264125 Nursing Home Work Environment and Residents' Mental Health Outcome: Evidence from New York State

Tuesday, October 30, 2012

Qinghua Li , Department of Public Health Sciences, University of Rochester Medical Center, Rochester, NY
Yue Li, PhD , Department of Community and Preventive Medicine, University of Rochester Medical Center, Rochester, NY
Yeates Conwell, MD , Department of Psychiatry, University of Rochester, Rochester, NY
Thomas V. Caprio, MD , Department of Medicine, University of Rochester, Rochester, NY
Helena Temkin-Greener, PhD , Department of Community and Preventive Medicine, University of Rochester, School of Medicine and Dentistry, Rochester, NY
Percent of nursing home (NH) residents who are depressed or anxious is currently the only publically available mental health-related quality measure (QM) reported on the CMS NH Compare website. Although this QM has been reported quarterly for all Medicare/Medicaid certified facilities since late 2002, no study has examined the extent to which NH care processes may be associated with the variation in this outcome. Our study used Donabedian's structure-process-outcome framework and the Relational Coordination Theory to examine the association between facility-level staff cohesion (shared goals, values, group identity) and residents' symptoms of depression/anxiety.

The study population included 43,164 long-term residents from 162 NH in NYS during CY2006-2007. Data sources consisted of the Medicare Denominator File, Minimum Data Set, Online Survey Certification and Reporting file, and survey responses from 7,418 NH workers. We fit a logistic regression with facility random effects to model a dichotomous mental health QM. Key independent variable included a measure of staff cohesion (Likert-scale score). Other independent variables consisted of resident and facility characteristics.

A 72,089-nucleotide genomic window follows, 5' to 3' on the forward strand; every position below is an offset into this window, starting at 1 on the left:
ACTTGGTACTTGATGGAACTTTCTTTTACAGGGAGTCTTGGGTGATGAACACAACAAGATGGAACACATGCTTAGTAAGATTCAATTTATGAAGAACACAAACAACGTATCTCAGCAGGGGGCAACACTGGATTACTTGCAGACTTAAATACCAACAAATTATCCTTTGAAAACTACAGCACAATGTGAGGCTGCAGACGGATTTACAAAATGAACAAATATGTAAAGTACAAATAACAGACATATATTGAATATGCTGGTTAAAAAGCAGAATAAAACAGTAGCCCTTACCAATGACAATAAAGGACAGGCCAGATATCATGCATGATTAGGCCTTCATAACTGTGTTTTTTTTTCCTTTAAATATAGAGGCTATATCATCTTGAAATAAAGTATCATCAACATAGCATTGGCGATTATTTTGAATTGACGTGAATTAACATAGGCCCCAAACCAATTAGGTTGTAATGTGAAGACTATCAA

Overall, 45.4% of residents had symptoms of depression or anxiety. Residents in NHs with better staff cohesion were 40% less likely to exhibit these symptoms (OR=0.597; CI: 0.365-0.975). Residents who were older (OR=1.013; CI: 1.011-1.015), female (OR=1.420; CI: 1.349-1.495), or white (OR=1.258; CI: 1.169-1.355) were more likely to have depressed or anxious symptoms. Other individual and facility-level factors were also found to be associated with these symptoms

Our study showed that residents in facilities with better staff cohesion had better mental health outcome.

Learning Areas:
Public health or related organizational policy, standards, or other guidelines

Learning Objectives:
Demonstrate the association between facility-level staff cohesion and mental health outcome of nursing home residents

Keywords: Mental Health, Long-Term Care

Presenting author's disclosure statement:

Qualified on the content I am responsible for because: I did the conceptual modeling, data management, data analysis and abstract writing.
Any relevant financial relationships? No

I agree to comply with the American Public Health Association Conflict of Interest and Commercial Support Guidelines, and to disclose to the participants any off-label or experimental uses of a commercial product or service discussed in my presentation.